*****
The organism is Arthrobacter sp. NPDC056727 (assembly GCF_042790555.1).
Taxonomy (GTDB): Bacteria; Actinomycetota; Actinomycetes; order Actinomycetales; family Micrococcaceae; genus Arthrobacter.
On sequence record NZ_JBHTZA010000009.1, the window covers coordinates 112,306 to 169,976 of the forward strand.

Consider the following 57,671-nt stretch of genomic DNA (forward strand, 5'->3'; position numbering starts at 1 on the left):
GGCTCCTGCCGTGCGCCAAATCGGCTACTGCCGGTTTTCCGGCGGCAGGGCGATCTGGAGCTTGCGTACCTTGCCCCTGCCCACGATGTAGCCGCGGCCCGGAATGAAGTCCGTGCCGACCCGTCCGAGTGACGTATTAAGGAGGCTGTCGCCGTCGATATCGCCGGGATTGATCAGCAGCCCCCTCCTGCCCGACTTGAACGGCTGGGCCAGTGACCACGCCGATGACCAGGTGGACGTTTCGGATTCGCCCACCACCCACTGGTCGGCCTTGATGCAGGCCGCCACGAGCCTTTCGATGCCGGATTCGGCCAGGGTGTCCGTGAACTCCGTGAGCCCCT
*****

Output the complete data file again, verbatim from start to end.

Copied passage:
The organism is Arthrobacter sp. NPDC056727 (assembly GCF_042790555.1).
Taxonomy (GTDB): Bacteria; Actinomycetota; Actinomycetes; order Actinomycetales; family Micrococcaceae; genus Arthrobacter.
On sequence record NZ_JBHTZA010000009.1, the window covers coordinates 112,306 to 169,976 of the forward strand.

Consider the following 57,671-nt stretch of genomic DNA (forward strand, 5'->3'; position numbering starts at 1 on the left):
GGCTCCTGCCGTGCGCCAAATCGGCTACTGCCGGTTTTCCGGCGGCAGGGCGATCTGGAGCTTGCGTACCTTGCCCCTGCCCACGATGTAGCCGCGGCCCGGAATGAAGTCCGTGCCGACCCGTCCGAGTGACGTATTAAGGAGGCTGTCGCCGTCGATATCGCCGGGATTGATCAGCAGCCCCCTCCTGCCCGACTTGAACGGCTGGGCCAGTGACCACGCCGATGACCAGGTGGACGTTTCGGATTCGCCCACCACCCACTGGTCGGCCTTGATGCAGGCCGCCACGAGCCTTTCGATGCCGGATTCGGCCAGGGTGTCCGTGAACTCCGTGAGCCCCT